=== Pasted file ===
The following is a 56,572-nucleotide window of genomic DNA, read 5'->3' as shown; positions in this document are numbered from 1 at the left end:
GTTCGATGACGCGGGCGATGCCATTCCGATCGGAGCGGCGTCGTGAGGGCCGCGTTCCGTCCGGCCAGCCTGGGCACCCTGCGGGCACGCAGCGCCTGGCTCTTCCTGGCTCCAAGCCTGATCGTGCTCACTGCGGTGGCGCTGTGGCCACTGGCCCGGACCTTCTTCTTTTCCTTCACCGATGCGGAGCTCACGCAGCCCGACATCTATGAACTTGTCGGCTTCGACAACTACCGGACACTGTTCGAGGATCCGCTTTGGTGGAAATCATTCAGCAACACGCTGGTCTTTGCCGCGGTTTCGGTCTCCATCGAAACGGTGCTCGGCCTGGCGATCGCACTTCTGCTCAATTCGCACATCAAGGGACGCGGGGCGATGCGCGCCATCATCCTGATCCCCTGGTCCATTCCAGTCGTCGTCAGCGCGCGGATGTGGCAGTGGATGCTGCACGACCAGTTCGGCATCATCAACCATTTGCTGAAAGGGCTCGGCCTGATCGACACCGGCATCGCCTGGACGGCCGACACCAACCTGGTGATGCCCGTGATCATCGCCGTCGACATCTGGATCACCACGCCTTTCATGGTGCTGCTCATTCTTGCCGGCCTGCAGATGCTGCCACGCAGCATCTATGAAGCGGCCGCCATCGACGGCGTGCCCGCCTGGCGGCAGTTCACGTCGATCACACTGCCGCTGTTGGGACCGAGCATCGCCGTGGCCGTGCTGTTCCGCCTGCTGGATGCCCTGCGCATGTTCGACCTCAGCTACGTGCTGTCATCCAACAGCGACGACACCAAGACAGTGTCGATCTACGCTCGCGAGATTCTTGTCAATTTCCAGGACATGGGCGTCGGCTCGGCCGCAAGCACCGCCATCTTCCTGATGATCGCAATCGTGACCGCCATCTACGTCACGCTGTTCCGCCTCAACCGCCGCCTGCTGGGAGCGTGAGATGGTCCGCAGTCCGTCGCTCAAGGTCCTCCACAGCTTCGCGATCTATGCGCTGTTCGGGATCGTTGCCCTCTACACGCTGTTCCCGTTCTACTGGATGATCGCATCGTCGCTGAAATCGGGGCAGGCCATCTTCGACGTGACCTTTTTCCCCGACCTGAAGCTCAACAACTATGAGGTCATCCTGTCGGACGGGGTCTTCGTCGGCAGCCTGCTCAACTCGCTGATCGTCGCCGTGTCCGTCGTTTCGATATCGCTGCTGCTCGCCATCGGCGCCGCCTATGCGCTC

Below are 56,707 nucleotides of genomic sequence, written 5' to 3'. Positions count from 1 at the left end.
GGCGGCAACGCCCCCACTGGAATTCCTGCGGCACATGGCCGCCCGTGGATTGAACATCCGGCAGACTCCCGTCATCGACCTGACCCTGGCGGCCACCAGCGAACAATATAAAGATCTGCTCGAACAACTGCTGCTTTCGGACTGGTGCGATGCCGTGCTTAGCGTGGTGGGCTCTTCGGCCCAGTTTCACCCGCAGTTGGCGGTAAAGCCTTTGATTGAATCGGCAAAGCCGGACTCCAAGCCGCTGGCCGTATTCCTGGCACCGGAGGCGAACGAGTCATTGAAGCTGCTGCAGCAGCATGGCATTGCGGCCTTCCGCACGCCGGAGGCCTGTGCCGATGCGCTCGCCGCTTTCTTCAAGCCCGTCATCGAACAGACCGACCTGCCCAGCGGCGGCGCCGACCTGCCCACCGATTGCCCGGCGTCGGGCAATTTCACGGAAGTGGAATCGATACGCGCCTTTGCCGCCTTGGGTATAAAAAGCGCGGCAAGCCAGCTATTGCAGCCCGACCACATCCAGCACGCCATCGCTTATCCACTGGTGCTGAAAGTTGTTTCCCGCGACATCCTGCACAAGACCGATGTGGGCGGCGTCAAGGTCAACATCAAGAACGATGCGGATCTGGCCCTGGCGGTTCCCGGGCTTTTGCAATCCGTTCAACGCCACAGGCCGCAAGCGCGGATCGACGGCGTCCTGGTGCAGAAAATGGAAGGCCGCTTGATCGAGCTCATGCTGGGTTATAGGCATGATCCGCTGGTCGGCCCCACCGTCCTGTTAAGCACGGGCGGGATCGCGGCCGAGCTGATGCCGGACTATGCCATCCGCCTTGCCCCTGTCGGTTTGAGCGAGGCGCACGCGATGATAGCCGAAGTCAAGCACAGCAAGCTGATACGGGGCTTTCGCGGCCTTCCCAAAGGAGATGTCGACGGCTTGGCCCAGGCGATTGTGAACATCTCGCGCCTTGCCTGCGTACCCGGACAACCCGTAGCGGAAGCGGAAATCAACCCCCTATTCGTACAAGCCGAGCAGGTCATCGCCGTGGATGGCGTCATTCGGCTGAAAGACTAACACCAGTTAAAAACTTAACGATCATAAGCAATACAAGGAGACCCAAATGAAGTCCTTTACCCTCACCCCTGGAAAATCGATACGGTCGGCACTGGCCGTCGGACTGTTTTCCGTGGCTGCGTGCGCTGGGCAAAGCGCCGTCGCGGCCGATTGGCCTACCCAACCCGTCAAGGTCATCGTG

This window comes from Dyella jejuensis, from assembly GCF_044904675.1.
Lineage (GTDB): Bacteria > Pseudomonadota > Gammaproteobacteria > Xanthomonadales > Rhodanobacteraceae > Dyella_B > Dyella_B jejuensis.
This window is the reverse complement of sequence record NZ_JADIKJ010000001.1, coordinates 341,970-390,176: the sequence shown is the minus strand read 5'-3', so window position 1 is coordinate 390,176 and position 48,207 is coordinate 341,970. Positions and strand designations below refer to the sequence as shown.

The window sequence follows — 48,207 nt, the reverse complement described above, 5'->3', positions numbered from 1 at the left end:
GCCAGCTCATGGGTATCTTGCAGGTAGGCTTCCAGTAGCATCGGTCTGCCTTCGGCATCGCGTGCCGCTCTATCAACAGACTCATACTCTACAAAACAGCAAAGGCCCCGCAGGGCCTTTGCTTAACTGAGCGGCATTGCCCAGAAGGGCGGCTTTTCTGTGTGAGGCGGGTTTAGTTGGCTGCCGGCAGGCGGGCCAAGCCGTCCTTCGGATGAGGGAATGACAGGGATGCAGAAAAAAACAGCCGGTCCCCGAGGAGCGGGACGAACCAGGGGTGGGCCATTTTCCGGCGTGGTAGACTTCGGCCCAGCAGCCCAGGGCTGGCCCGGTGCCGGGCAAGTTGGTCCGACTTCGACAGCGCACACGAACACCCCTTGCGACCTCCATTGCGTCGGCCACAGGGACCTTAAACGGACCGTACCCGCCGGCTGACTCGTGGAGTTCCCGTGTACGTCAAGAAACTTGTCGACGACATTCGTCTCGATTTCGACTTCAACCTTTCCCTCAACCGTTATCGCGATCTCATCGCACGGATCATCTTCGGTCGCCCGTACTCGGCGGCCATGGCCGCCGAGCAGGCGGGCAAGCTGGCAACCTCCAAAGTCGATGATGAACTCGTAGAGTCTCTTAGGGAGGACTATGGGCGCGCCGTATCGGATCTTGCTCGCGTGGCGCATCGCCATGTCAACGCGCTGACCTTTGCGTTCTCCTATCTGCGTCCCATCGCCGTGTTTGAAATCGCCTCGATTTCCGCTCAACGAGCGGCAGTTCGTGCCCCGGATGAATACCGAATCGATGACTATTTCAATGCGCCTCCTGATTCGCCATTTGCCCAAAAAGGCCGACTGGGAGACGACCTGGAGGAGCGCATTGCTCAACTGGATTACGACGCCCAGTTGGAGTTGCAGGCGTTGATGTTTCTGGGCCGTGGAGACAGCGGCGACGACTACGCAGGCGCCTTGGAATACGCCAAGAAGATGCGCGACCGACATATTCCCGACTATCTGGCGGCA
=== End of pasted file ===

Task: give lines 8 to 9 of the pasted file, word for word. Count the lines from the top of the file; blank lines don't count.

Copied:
The window sequence follows — 48,207 nt, the reverse complement described above, 5'->3', positions numbered from 1 at the left end:
GCCAGCTCATGGGTATCTTGCAGGTAGGCTTCCAGTAGCATCGGTCTGCCTTCGGCATCGCGTGCCGCTCTATCAACAGACTCATACTCTACAAAACAGCAAAGGCCCCGCAGGGCCTTTGCTTAACTGAGCGGCATTGCCCAGAAGGGCGGCTTTTCTGTGTGAGGCGGGTTTAGTTGGCTGCCGGCAGGCGGGCCAAGCCGTCCTTCGGATGAGGGAATGACAGGGATGCAGAAAAAAACAGCCGGTCCCCGAGGAGCGGGACGAACCAGGGGTGGGCCATTTTCCGGCGTGGTAGACTTCGGCCCAGCAGCCCAGGGCTGGCCCGGTGCCGGGCAAGTTGGTCCGACTTCGACAGCGCACACGAACACCCCTTGCGACCTCCATTGCGTCGGCCACAGGGACCTTAAACGGACCGTACCCGCCGGCTGACTCGTGGAGTTCCCGTGTACGTCAAGAAACTTGTCGACGACATTCGTCTCGATTTCGACTTCAACCTTTCCCTCAACCGTTATCGCGATCTCATCGCACGGATCATCTTCGGTCGCCCGTACTCGGCGGCCATGGCCGCCGAGCAGGCGGGCAAGCTGGCAACCTCCAAAGTCGATGATGAACTCGTAGAGTCTCTTAGGGAGGACTATGGGCGCGCCGTATCGGATCTTGCTCGCGTGGCGCATCGCCATGTCAACGCGCTGACCTTTGCGTTCTCCTATCTGCGTCCCATCGCCGTGTTTGAAATCGCCTCGATTTCCGCTCAACGAGCGGCAGTTCGTGCCCCGGATGAATACCGAATCGATGACTATTTCAATGCGCCTCCTGATTCGCCATTTGCCCAAAAAGGCCGACTGGGAGACGACCTGGAGGAGCGCATTGCTCAACTGGATTACGACGCCCAGTTGGAGTTGCAGGCGTTGATGTTTCTGGGCCGTGGAGACAGCGGCGACGACTACGCAGGCGCCTTGGAATACGCCAAGAAGATGCGCGACCGACATATTCCCGACTATCTGGCGGCA